While Pinellas County has an extensive coastline, there are many places that are non-evacuation zones that are safe from storm surge. In fact, in some locations, beach residents need travel no more than one mile to get to safe areas. Hurricanes Hugo (1989), Andrew (1992), Floyd (1999) and Charley (2004) have also demonstrated that the effects of hurricane force winds, tornadoes and heavy rains can be felt well inland from the actual landfall. Traveling a great distance to escape the effects of the storm may actually lead you into danger. And, the further you go to evacuate, the longer it will take you to get there and the longer it will take to return to your home after the storm passes.
8. Why do I need an evacuation plan? When the order comes down, I'm going to go to an emergency shelter.
Emergency shelters are safe places to ride out a hurricane, but they are not the most comfortable. They will be crowded and noisy, and, most likely, you will be sleeping on the floor. Shelters will also not accept pets. Your first and best option is to evacuate to a host home, the house of a friend, co-worker or associate living in a non-evacuation zone. Now is the time to determine where you will go and, if you will serve as a host home, to ensure that you have taken protective measures such as preparing hurricane shutters, bracing garage doors and the like.
9. The weather looks great, but we're under an evacuation order. That doesn't make any sense. I'm going to wait until the weather gets bad before I evacuate.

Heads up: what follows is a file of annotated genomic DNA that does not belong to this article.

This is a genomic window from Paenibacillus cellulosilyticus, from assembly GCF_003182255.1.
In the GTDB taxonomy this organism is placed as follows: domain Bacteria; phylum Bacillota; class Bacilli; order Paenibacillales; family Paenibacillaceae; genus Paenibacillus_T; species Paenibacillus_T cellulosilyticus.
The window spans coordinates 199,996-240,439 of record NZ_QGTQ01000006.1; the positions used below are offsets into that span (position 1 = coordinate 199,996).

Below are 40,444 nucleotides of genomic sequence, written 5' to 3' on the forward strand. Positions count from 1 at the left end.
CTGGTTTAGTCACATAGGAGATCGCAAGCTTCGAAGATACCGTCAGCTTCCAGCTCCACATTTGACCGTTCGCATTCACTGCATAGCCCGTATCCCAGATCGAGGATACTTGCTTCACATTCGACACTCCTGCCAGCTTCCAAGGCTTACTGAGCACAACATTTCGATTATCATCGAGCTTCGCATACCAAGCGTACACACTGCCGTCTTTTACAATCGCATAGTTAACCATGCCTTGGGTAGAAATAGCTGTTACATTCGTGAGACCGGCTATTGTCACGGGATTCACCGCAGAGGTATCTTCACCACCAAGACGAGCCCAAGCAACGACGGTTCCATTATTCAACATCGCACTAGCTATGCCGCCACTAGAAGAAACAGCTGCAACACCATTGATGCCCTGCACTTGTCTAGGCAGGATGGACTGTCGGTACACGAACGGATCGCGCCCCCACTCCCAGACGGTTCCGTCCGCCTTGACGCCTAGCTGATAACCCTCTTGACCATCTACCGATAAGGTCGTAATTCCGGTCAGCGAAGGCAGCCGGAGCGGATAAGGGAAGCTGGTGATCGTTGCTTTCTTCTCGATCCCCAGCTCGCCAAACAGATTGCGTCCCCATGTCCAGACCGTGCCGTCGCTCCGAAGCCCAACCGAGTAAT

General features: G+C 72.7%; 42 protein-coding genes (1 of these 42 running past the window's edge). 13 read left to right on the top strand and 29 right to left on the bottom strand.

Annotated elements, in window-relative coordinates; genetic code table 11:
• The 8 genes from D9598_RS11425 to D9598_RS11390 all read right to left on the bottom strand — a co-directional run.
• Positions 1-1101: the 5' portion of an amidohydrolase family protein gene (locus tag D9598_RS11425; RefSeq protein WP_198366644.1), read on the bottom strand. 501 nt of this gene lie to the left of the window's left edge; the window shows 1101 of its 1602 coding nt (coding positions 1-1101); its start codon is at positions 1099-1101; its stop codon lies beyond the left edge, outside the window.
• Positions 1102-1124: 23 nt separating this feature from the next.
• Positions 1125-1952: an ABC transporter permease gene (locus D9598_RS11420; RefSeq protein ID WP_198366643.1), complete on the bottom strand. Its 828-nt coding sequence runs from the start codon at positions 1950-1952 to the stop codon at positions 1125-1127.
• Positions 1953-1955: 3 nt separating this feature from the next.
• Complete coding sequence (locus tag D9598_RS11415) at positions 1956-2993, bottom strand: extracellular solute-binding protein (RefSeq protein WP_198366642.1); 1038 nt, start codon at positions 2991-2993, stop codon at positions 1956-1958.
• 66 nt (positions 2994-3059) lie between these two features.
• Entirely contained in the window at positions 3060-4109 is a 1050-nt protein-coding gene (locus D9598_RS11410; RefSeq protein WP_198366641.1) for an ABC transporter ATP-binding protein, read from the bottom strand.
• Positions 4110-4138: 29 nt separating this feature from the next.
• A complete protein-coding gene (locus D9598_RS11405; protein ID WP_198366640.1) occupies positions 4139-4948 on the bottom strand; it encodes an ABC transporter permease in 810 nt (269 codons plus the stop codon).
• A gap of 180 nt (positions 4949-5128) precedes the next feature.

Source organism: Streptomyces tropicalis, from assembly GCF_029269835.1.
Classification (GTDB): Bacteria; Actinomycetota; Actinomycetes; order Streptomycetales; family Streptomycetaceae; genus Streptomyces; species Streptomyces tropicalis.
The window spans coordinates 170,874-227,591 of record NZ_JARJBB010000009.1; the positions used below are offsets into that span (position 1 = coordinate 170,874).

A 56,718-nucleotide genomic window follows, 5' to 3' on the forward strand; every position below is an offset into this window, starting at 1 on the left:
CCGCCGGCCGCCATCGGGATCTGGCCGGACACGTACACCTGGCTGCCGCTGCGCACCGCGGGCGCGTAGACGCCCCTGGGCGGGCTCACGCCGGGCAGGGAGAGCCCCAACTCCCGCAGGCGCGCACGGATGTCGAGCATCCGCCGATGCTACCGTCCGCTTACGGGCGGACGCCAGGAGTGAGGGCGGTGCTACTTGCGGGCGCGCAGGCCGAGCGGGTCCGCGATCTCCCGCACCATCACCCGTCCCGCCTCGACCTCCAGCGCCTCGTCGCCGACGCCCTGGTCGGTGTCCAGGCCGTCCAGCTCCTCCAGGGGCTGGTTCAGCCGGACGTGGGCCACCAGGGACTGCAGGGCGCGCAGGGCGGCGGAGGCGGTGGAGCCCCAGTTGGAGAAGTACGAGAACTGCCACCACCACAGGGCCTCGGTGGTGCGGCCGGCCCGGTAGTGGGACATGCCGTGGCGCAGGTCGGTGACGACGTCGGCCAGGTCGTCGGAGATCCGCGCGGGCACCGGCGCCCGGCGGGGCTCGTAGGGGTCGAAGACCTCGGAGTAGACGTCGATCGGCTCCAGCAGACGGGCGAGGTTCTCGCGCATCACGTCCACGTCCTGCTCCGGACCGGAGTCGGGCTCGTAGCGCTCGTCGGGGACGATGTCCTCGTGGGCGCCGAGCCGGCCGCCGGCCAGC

This can be one of the most dangerous decisions you can make. Storm paths are extremely unpredictable, and waiting until the last minute can leave you with no place to go to escape a storm's fury. Evacuation orders are given based on the best information available and are issued early enough to allow sufficient time for people to get to shelters. Don't take chances with your life. Gather your important papers such as your homeowner's insurance policy, deeds to property and birth certificates, your hurricane survival kit, prescriptions and cash, as you may not be able to use credit cards after the storm. Secure your home and leave as quickly and safely as possible.
10. It will never happen here!
That's probably what people in Port Charlotte thought before the arrival of Hurricane Charley on August 13, 2004. As long as we choose to live, work and vacation on the shores of the Gulf of Mexico, we need to pay close attention to the tropics to ensure our safety.
For help creating your hurricane survival plan, go to www.pinellascounty.org/emergency, where you can also find your home's evacuation level. For information, call the Pinellas County Emergency Management Department at (727) 464-3800.
Editors and reporters: The Pinellas County Emergency Operations Center's Media Day is at 10 a.m. on Wednesday, June 1 in the basement of the 400 S. Fort Harrison Ave., Clearwater, location. Please call Maggie Hall at (727) 453-3318 or cell (727) 580-7732 to RSVP. In addition to receiving information packets, members of the media will also hear about new developments that could be used for future stories.